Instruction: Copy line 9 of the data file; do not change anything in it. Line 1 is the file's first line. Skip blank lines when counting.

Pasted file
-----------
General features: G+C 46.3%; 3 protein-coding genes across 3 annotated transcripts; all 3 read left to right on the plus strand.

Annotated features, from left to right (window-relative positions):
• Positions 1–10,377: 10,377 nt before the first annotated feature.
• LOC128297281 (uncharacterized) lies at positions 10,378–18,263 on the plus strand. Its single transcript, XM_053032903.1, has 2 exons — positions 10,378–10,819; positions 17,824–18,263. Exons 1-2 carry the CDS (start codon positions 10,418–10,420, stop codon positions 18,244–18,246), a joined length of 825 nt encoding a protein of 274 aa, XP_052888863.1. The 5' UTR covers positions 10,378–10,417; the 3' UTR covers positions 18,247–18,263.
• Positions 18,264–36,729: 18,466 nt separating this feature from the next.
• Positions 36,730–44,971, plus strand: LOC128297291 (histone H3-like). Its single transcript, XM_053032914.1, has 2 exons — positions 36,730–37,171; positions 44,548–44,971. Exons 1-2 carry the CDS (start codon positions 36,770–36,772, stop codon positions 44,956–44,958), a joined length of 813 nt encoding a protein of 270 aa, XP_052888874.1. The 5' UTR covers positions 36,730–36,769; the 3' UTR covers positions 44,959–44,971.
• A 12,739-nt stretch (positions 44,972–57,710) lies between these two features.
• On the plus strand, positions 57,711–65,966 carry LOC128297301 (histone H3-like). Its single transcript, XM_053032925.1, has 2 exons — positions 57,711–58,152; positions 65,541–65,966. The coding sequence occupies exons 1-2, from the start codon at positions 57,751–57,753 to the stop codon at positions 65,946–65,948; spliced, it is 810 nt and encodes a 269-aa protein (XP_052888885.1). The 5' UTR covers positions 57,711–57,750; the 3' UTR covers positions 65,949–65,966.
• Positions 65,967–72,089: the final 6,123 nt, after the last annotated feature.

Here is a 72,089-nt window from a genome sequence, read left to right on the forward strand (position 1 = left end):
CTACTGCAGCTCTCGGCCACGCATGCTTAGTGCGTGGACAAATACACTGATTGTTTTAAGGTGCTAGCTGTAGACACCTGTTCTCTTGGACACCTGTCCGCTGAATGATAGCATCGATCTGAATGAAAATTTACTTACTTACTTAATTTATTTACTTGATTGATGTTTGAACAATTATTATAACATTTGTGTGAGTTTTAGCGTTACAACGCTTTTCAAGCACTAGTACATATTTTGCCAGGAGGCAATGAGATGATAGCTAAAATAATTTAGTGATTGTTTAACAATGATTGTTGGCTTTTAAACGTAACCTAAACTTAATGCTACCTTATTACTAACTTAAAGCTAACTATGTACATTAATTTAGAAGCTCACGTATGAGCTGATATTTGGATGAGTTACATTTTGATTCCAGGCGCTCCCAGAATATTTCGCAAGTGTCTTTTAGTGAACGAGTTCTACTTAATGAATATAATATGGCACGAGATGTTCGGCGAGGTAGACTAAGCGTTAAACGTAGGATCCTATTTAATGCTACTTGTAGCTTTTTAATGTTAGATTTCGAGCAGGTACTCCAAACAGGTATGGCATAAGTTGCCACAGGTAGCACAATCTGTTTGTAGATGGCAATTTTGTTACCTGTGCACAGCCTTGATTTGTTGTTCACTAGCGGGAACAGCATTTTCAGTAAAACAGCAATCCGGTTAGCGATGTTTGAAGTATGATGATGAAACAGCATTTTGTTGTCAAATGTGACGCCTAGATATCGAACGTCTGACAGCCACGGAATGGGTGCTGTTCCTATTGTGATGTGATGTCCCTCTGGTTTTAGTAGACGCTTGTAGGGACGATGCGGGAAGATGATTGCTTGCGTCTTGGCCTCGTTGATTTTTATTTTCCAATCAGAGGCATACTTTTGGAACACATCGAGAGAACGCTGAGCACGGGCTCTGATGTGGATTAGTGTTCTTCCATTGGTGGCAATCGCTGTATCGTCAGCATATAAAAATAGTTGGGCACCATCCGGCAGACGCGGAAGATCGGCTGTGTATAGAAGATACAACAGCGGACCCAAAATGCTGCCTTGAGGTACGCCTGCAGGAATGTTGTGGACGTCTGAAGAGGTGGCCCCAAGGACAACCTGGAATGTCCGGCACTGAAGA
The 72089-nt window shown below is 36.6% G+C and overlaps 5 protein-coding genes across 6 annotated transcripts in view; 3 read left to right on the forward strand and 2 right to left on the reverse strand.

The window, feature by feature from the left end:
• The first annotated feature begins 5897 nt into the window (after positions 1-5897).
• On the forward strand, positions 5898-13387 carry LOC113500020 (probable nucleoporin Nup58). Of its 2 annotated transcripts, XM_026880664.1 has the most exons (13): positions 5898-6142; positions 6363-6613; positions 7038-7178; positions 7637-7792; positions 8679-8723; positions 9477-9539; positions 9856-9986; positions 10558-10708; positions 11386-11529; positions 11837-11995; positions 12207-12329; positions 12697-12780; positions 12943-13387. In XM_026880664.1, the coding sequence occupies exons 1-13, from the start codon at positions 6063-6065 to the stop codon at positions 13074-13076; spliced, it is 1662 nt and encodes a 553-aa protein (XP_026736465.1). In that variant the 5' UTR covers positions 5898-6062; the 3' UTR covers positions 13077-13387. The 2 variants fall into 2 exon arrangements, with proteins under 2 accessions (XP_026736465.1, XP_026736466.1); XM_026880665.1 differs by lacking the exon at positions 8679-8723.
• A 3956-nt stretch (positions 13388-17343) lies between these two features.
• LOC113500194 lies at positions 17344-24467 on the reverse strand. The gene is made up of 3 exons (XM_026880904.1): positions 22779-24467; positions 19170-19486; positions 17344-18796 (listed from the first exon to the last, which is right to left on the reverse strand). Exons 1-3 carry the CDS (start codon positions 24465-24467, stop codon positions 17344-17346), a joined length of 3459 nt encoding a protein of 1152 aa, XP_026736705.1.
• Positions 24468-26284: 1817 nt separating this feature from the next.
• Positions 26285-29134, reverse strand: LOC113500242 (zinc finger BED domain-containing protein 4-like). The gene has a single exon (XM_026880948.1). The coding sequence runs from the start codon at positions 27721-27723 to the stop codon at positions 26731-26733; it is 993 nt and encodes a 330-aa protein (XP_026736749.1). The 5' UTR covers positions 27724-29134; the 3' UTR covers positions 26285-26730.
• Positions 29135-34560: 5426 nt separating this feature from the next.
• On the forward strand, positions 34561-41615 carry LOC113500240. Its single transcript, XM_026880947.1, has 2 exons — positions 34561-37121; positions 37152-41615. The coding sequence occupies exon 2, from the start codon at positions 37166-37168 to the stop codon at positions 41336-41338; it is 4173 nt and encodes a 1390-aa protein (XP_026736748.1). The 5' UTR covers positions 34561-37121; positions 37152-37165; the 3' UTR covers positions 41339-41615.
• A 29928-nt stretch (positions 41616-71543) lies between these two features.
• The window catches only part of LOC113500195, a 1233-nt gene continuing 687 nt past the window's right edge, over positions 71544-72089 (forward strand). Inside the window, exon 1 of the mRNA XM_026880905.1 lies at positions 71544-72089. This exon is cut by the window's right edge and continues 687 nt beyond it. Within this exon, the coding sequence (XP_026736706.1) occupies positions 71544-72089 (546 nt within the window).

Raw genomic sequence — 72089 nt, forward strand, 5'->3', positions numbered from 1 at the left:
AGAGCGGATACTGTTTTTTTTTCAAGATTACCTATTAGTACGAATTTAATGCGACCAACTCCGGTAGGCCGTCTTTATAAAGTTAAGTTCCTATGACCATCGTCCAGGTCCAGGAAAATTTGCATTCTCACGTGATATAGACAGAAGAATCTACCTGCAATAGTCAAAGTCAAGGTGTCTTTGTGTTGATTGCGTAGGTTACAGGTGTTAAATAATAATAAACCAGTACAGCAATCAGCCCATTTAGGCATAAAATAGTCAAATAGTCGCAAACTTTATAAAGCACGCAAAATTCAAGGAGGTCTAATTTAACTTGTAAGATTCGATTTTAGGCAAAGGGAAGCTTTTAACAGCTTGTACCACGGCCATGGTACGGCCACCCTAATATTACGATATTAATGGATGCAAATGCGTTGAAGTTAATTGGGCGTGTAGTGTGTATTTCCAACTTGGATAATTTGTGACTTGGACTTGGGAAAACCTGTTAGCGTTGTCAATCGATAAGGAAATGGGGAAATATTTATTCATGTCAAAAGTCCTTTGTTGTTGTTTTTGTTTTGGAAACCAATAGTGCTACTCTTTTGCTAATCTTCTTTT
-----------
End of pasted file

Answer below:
• Positions 65,967–72,089: the final 6,123 nt, after the last annotated feature.